With Missions Interlink, the consequences of HI’s blatant disregard for the law should come earlier. Assuming that last year’s practice continues, HI must sign a declaration, by 31 August 2018, that, among other things, they have ‘met all applicable charity reporting requirements’. If this declaration is not received, then Missions Interlink says that MI will be ‘no longer listed as a member of Missions Interlink’.  It will therefore lose its income tax exemption[1].

Plenty of other fish in the sea donors, so…end of review.

  1. I sent HI a draft of this review. They did not respond.

 

Australian Missionary Tidings: charity review

This is a charity review of Australian Missionary Tidings (AMT), an organisation that seeks donations online and is a member of Missions Interlink.

The Australian charities regulator, the ACNC, in their Factsheet: Making sure your donation gets to where it needs to, gives “some steps to consider to help make sure your donation is going where it is intended.”

  1. Check the organisation’s name
  2. Ask for identification from anyone seeking a donation.
  3. Be careful of online requests for donations.
  4. No tax deduction doesn’t mean the charity is not a legitimate one.
  5. Find out more about how the charity says it uses donations.

Here are the answers for AMT:

1: Checked. It is a registered charity.

2. NA

3. AMT’s “web address begins with ‘https’ and that there is a closed padlock symbol next to the website’s URL in the address bar”. A secure way to give to AMT.

4. No tax deduction is possible, but from #1 above we know that it is a ‘legitimate charity’.

5. The Financial Report 2017 shows that 85% of its expenses – $1.84 million – go to a single item, ‘Missionary expenses’. There is no explanation of this item. No breakup. No destinations. Just like last year. End of review[1].

 

  1. I sent them a draft of this review. They did not respond.

 

World Team Australia Incorporated: charity review

This is a charity review of World Team Australia Incorporated (WT), an organisation that seeks donations online, and is a ‘Member Organisation’ of Missions Interlink. (Including the answers to the questions that the Australian charity regulator, the ACNC, suggests that you ask.)

For the previous review, see here.

Are they responsive to feedback?

  • There’s nothing on the website inviting feedback or complaints, nor is accountability mentioned.
  • I sent them a draft of this review. Like the last two years, they…did not respond.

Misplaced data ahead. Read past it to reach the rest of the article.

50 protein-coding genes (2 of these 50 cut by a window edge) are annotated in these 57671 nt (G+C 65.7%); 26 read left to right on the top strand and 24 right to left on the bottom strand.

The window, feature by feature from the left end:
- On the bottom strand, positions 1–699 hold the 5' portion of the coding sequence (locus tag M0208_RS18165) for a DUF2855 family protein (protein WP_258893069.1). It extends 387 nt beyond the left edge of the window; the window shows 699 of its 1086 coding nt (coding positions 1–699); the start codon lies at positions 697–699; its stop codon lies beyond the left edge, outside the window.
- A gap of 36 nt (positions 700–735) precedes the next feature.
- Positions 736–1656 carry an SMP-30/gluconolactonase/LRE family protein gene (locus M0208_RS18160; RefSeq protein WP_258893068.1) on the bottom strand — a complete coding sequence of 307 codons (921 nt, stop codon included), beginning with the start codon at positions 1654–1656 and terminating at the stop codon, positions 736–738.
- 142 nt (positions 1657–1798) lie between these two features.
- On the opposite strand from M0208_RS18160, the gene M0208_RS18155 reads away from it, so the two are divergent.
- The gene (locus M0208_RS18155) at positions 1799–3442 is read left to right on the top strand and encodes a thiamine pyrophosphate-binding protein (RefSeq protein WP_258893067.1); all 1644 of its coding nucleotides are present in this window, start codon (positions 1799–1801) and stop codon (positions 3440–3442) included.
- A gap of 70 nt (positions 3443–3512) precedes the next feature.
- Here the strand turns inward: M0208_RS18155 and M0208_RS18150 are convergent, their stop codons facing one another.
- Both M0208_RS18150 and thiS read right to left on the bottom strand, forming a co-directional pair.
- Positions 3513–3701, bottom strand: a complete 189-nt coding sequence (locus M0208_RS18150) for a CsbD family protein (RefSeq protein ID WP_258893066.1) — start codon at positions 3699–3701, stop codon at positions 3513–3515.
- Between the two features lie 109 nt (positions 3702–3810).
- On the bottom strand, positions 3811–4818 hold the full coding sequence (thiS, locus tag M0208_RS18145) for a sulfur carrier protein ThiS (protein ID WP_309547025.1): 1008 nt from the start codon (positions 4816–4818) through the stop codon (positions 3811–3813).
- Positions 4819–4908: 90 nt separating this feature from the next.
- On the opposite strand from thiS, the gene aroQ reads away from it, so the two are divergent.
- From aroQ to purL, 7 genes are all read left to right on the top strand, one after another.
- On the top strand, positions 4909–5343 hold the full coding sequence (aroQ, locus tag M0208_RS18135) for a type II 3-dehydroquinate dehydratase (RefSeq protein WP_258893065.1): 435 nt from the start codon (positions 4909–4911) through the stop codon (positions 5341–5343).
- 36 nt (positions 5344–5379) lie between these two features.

Is WT registered?

  • As a charity, yes
  • WT is a Victorian incorporated association (No. A0030511U).
  • WT still holds no business names[1]. Registration is therefore required to continue to us the name World Team (its website), and World Team Australia (Facebook).
  • WT operates, per the ACNC Register, in Victoria (its home state), New South Wales and Queensland.
    • It still doesn’t have an ARBN, a registration required if it is doing business interstate.
    • It said in the AIS 2017 that it intended to fundraise (but didn’t state where). It still doesn’t explain why it has no fundraising licences.
  • WT operates overseas, per the ACNC Register, in Indonesia and Philippines.

What do they do?

  • The About page in the Australian site is not particularly about WT but about World Team as an international group.
  • From the Description of charity’s activities and outcomes in the AIS 2017:
    • We were able to ensure our missionaries on the field received adequate financing to enable them to work in their chosen fields.

Do they share the Gospel[2]?

  • Without knowing what their missionaries do, we can’t say.

What impact are they having?

  • No information found.

What do they spend outside the costs directly incurred in delivering the above impact, that is, on administration?

  • The Financial Report 2017 is not clear about what is sent to missionaries, but the AIS 2017 says that $73K was ‘Grants and donations made…’. That makes ‘administration’ 60% of expenses.

Do they pay their directors?

  • There is no prohibition on this in their constitution.
  • They have no employees (AIS 2017), yet ‘Director expense’ of $58K, so maybe they do make such payments?

Can you get a tax deduction?

  • No

What choices do you have in how your donation is used?

  • ‘World Team Missionaries’
    • No online option
  • ‘World Team Ministry Fund’
    • The link still leads back to itself.
  • ‘Priority Projects’
    • ‘Micro-enterprise/Missionary Training (Africa)’
    • ‘Abra Advance Training Center’
    • ‘Oroko Bible Translation (Cameroon)’
    • ‘Missionary Care’
    • ‘Rain Forest (sic) International School Youth Hostel’
    • ‘Papua Translation and Literacy Project’
    • ‘Mission: Mobilization’
    • ‘Technology’
    • ‘Tribal Ministry (Suriname)’
    • ‘Church Planting (France)’
    • Each of these ten options has a link to a further page. No giving options are shown on those pages.